Tourism Abroad - Disabled Accessibility

Budapest, Hungary December 2009

During my visit to the city of Budapest, there was no evidence of disability awareness with any signage of the international disability symbol. So from my experience, the Hungarian capital has got a lot of work to do to make itself a much more easily accessible destination.

The Airline and the Airport

When boarding Malev Hungarian Airlines at Gatwick, the attendants were very good in assisting me to my seat as they guided me by the hand. This is not the best method for sighted guiding, but I was very impressed by their awareness.

On arrival at Budapest Ferihegy Airport, Terminal 2B, steps had to be taken from the plane then onto a coach. The airport has facilities for disabled people, with disabled toilets and wheelchairs available on request.

At The Hotel

The Star City Hotel is located on the Pest side of the city, and has reasonable access for disabled people. There is a slope from the entrance, though a bit steep. There are two main lifts which can fit a wheelchair inside. However, the reception desk and the bar are too high for a wheelchair user to access. The bedroom was well spaced out and is easily accessible.

Getting Around

Unlike Prague, Budapest is not a compact city. Distances between attractions are very spread out and walking distances can be very long and tiring for disabled people.

There is a wide variety of transportation options in the city, the Metro (Underground) being the most convenient choice. However, this involves going down escalators which are quite fast moving, compared to the London Underground. Budapest has introduced a limited number of low-floor buses on central routes, some 'Localo' vehicles for suburban services and some wheelchair friendly vehicles.

According to The Budapest Times, all public transport routes and systems in Budapest need to be accessible to disabled people by 1 January 2010, according to the Equal Treatment Act which was passed in 1998.When I visited there were three months to go until the deadline. Budapest Public Transport Company (BKV) still has some way to go. Please click on the link below to read more about Budapest's improvements of disabled access on the transport network.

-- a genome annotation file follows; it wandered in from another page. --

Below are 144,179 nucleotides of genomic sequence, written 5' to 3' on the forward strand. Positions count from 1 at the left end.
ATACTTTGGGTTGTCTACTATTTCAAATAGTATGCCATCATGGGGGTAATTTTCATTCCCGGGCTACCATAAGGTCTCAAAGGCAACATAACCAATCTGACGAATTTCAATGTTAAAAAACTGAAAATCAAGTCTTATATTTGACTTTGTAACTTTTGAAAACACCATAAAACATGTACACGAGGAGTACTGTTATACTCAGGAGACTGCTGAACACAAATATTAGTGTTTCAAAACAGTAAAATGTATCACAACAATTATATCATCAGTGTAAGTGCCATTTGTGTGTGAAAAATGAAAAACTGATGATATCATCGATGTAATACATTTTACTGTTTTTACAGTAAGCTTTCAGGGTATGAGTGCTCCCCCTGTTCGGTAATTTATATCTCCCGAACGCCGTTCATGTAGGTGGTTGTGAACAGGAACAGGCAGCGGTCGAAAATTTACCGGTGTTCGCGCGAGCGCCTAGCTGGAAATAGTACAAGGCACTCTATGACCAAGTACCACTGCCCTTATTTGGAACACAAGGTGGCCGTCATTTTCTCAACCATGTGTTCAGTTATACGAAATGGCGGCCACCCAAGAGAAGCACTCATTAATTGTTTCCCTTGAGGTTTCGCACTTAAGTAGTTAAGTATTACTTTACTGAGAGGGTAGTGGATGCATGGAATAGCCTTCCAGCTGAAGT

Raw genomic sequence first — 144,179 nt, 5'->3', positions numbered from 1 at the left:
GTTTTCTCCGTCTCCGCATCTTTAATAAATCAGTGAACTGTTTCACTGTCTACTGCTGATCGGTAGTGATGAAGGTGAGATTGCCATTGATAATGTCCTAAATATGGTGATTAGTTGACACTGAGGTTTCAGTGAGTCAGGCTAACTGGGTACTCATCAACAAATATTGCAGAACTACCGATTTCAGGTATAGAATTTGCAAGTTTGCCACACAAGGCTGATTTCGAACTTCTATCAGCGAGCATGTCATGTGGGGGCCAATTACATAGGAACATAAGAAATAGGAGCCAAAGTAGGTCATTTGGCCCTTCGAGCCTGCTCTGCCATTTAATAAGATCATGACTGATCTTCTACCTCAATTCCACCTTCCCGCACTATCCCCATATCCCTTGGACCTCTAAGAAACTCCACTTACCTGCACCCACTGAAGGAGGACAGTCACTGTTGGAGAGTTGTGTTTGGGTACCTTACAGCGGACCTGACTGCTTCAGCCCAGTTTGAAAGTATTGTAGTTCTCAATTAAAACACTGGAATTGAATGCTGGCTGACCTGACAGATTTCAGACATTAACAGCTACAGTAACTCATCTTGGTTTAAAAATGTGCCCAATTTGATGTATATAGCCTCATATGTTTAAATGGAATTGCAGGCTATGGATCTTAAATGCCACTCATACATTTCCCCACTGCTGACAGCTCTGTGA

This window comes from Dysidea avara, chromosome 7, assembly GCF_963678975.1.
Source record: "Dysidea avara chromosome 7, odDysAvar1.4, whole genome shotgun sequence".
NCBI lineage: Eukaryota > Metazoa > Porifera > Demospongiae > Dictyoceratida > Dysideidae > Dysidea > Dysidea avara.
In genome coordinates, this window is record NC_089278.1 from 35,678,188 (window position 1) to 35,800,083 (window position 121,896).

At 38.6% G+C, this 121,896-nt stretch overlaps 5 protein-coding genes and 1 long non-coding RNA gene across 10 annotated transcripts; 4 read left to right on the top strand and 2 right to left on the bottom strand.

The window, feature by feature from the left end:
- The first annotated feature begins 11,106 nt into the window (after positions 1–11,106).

As the city is spread out, the best option to see all the major attractions is by coach. 'Budapest Sightseeing' runs for two hours around the city, with several stop offs. However, this tour is not accessible for those in wheelchairs as there is no lift on the coach. As it is a tour, different languages are available, but accessed through headphones, which is not easily accessible for the hard of hearing.


Many of Budapest's museums and monuments are not fully accessible for disabled visitors, although those scheduled for renovation in the near future will become wheelchair friendly.

Eating Out

In the city centre, there is a wide choice of restaurants; however, nearly every eatery has a step or two to enter, with no ramped access. Also, accessing the menu can be difficult for the visually impaired as there are no large print menus available. Most restaurants are well lit inside, which is highlighted as a good feature.

Bars and Nightlife

Typically, access to pubs and bars is the same as entering shops and restaurants where steps are in place with no ramped access. I visited two different bars, and from my perception the access was poor.

Disabled Toilets

Facilities for disabled visitors to Budapest are limited with disabled toilets virtually non-existent in the city. For more information on this matter, please visit, MEOSZ - National Federation of Disabled Persons' Associations at: